Americans haven't experienced this kind of pain at the pump since the Obama administration, when prices spiked in similar ways. And for similar reasons: President Obama and Biden's energy policy teams shared a distaste for fossil fuels. And a fascination with shaping through incentives and regulations—policy carrots and sticks—a future without gas-powered vehicles, and one filled with electric and hybrid vehicles. High gas prices were a price we all had to pay for a green future.

So where, you might be wondering, does the money go to pay for a gallon of gas? What politicians won't tell you, but should, is that the biggest part of the costs is directly tied to the cost of the crude oil itself, according to the U.S. Energy Information Administration. Then there are the refining, marketing and distribution costs, which are 30 percent of the total cost.

The federal government doesn't lift a finger getting the product out of the ground and into a filling station near you. But that doesn't stop it from extracting a hefty cut: 18.4 cents per gallon, a vigorish that would make any bookie blush.

And that's not counting the state government's cut. California, Illinois and Pennsylvania are the top three gas gougers (66, 59 and 58 cents per gallon respectively), while Alaska, Missouri and Arizona take the smallest cut (14, 17 and 19 cents per gallon).

At the bottom of the food chain are the mostly mom-and-pop retailers who own and operate the pumps—nearly 97 percent of gas stations are independents. The markup on gas is 15 percent, but when rent, freight, labor and credit card fees are factored in, the retailer is left with a 2 cent per gallon profit. Thus, the reason for the coffee, snack and food options at most gas retailers.

Another largely ignored fact related to the oil business is this one: Cars account for only 44 percent of total U.S. oil consumption. Diesel fuel, which powers trucks, is a large percentage, and jet fuel is not far behind.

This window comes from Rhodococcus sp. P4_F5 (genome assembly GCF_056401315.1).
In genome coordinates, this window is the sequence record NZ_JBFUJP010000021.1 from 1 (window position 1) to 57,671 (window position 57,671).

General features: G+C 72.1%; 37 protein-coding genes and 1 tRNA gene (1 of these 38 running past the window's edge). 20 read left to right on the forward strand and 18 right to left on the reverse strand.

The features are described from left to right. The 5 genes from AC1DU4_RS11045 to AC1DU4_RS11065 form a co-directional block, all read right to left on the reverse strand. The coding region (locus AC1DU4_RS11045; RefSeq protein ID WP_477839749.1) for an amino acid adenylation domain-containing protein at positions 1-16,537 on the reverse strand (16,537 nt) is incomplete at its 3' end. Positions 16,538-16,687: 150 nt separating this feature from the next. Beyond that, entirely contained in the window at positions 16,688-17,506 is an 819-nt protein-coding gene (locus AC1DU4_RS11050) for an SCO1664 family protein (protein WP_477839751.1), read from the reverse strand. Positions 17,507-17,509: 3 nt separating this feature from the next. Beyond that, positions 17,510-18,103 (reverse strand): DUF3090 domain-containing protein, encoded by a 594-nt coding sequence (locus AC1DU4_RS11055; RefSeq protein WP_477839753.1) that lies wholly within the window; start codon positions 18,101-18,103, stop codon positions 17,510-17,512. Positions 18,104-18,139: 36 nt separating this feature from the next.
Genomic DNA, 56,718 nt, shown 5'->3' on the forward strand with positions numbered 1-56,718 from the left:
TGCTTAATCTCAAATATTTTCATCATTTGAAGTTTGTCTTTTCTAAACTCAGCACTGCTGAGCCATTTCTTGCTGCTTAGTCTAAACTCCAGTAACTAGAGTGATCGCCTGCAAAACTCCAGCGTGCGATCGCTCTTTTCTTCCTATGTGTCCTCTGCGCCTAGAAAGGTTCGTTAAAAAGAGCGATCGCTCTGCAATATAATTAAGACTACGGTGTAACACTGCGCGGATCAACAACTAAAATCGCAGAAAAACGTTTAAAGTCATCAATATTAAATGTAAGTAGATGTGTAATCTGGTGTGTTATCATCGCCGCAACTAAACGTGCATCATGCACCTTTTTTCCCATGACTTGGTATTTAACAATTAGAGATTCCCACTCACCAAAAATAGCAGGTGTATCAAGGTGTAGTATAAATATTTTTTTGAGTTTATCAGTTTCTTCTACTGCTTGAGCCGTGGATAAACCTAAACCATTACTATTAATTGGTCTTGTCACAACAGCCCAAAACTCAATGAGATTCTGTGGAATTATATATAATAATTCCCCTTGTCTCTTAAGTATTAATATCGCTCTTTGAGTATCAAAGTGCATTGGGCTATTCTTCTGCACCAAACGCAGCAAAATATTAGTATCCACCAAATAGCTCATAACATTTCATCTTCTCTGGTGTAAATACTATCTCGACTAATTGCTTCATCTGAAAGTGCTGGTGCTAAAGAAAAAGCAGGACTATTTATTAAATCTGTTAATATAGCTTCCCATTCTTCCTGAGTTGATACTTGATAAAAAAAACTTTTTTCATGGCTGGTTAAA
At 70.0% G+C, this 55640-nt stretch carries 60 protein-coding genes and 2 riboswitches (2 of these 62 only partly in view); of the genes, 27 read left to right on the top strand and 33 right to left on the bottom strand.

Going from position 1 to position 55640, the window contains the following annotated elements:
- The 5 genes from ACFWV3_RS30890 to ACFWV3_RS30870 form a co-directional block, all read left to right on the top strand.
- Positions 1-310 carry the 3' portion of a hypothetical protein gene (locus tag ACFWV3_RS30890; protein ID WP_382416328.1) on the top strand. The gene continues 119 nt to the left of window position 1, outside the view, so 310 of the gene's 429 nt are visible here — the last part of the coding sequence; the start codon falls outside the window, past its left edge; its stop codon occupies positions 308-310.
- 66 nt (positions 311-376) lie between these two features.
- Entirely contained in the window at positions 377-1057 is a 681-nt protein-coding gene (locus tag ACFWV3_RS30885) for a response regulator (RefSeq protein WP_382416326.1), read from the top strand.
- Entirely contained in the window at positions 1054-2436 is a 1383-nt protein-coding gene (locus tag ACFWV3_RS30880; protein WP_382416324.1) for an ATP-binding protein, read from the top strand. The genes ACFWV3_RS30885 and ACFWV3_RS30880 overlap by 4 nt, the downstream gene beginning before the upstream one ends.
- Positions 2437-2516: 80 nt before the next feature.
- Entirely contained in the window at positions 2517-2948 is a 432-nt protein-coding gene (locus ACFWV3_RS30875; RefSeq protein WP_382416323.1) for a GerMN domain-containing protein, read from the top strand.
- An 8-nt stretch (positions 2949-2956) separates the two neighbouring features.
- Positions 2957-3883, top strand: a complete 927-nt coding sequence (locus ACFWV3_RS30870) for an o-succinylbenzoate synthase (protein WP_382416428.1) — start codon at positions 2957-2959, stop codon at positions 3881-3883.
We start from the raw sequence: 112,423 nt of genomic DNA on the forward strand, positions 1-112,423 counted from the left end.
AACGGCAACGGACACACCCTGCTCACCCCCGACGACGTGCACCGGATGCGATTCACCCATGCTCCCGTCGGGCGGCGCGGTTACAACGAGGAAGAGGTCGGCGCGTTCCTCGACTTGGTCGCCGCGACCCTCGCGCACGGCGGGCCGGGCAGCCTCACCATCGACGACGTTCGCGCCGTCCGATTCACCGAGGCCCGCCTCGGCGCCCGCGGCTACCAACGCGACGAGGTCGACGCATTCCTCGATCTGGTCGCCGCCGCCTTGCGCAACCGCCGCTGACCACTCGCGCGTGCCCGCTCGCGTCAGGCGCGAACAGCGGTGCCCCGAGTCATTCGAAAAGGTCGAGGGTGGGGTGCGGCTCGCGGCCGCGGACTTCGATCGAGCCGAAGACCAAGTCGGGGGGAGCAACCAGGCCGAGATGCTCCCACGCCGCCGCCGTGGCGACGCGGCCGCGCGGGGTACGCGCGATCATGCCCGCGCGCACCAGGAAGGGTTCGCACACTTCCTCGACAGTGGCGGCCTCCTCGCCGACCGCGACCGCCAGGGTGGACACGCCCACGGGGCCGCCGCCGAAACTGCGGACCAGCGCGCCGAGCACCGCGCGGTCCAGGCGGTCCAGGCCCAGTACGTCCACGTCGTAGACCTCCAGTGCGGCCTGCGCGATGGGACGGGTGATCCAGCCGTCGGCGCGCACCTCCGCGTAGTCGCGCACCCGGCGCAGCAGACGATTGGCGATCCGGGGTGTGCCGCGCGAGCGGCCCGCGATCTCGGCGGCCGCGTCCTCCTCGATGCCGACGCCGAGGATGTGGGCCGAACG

But oil is a component of many essential aspects of American life, from concrete to medical equipment to the clothing we buy, the baby seats and carriages we use and so much more. Even so-called green companies like the North Face use oil in almost all of their products, from their really fancy backpacks to their expensive jackets. They also rely on oil to get their customers to great locations around America to hike and ski. Presumably, their customers are not taking mass transit to get there.

To watch the most recent oil talk in the news, Ukraine is the sole cause of the gas price spike. You would also come to believe, if you listened to the mainstream media car and culture gurus, that electric vehicle demand is so strong, Americans will no longer need those dreaded fossil fuels to power their cars, trucks and SUVs.

As is so often the case with the media and cultural elites, they mistake what's happening in their siloed neighborhoods with what's happening across the country.

"Outside of a few major metropolitan areas, electric vehicles (EVs) aren't all that common in the U.S," the Pew Research Center reported in June 2021. "While their numbers have grown rapidly in absolute terms in recent years, that's from a relatively small base." The fact is, EVs may one day become the standard way Americans power our vehicles. But we're a long way from happening.

If Americans only knew that our government was sending wealthy residents in major cities like San Francisco and Los Angeles a tax credit of $7,500 for the purchase of a new Tesla or otherwise expensive EV as thanks for being good environmental citizens, while offering nothing—nada, zip, zero—to the millions of Americans struggling to meet their monthly used car payments—they wouldn't be very pleased. It should be called a wealth transfer from the working and middle class to the wealthy.

The cultural and political elites aren't just divorced from the lives of ordinary Americans: They're divorced from reality itself.

In his ongoing fight over how and where Americans choose to live, the escalating price of cars and gas may be the biggest opening for savvy Republican and moderate Democrat politicians. It's the kind of issue that can turn an electorate out in an off-year election, and send politicians in Washington, D.C.—which has a great subway system—packing for home.

Where they will desperately need their cars. And low gas prices to fill them up, just like the rest of us.